Complete solitude isn't really a possibility however. So at some point we will have to interact with other humans. In those interactions you don't have rights, you can't expect to be granted rights, and you can only guarantee your life through your own capacities or the kindness of others.
If we imagine a place with no state, no society, we have to look at human nature a bit. Humans are, in general, equal in their capacity to harm. Many humans are also greedy and have a propensity for violence. This means there is likely to be a state of constant war between people. We can substantiate this claim with historical evidence of waring tribes etc.....in this state we have only reason and self interest to govern our actions. Our self interests are essentially preferences. With these preferences and reason we can easily see that life would be preferable if we agreed to suspend our capacities to harm each other and instead cooperated. This would then be a society. Within which we have decided that we have "rights".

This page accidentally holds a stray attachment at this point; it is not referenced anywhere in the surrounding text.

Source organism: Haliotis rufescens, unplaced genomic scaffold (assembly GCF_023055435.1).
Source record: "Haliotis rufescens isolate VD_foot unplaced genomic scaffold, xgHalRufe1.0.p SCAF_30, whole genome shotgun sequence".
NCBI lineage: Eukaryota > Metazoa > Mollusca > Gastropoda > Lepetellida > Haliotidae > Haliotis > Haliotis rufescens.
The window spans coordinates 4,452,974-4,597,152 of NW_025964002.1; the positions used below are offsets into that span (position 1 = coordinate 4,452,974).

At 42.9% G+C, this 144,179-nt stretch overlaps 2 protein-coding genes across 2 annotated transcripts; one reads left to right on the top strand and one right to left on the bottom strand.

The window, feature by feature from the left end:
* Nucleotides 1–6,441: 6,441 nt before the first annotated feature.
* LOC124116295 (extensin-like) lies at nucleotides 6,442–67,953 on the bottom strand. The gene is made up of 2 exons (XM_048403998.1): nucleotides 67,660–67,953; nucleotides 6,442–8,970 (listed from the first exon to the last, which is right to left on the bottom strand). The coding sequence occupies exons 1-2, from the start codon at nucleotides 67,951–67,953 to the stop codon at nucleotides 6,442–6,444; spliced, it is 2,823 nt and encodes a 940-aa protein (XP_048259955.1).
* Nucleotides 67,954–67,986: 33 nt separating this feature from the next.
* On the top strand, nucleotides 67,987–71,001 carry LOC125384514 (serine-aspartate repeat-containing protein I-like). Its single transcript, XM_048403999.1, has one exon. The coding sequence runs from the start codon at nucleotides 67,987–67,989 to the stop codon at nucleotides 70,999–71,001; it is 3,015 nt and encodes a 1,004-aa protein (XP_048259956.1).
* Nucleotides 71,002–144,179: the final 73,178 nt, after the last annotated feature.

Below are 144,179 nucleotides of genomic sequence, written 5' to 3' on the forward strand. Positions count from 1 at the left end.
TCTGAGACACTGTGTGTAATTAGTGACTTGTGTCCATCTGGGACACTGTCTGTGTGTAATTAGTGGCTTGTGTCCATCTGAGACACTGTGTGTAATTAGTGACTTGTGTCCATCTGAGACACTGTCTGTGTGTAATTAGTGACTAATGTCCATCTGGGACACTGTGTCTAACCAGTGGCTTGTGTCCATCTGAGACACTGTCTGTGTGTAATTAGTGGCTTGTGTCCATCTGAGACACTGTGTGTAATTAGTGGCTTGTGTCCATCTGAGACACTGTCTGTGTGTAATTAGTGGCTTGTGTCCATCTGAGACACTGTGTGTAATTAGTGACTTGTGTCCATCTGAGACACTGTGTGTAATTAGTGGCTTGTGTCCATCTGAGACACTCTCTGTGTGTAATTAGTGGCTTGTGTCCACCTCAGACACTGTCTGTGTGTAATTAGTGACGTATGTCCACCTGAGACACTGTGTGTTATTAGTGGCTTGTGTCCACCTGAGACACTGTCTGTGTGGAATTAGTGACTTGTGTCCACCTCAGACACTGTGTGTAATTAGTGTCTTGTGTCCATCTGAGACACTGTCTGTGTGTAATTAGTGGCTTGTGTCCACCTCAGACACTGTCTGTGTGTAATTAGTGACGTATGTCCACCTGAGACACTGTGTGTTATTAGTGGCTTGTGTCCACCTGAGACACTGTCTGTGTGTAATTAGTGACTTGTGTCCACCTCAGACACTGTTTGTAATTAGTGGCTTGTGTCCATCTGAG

These rights are simply preferences of how we would like to be treated and which capacities we want to surrender. So if we want to have a society where property is secure we can either say you have the right to your property, or we can say that no one may exercise their capacity to steal property from you.
These "rights" must then somehow be protected, that protection comes in the form of government. The social contract however comes before government and thus shapes it (this was the idea behind constitutional government and why John Locke is really the voice of the declaration of Independence and in some ways the Constitution).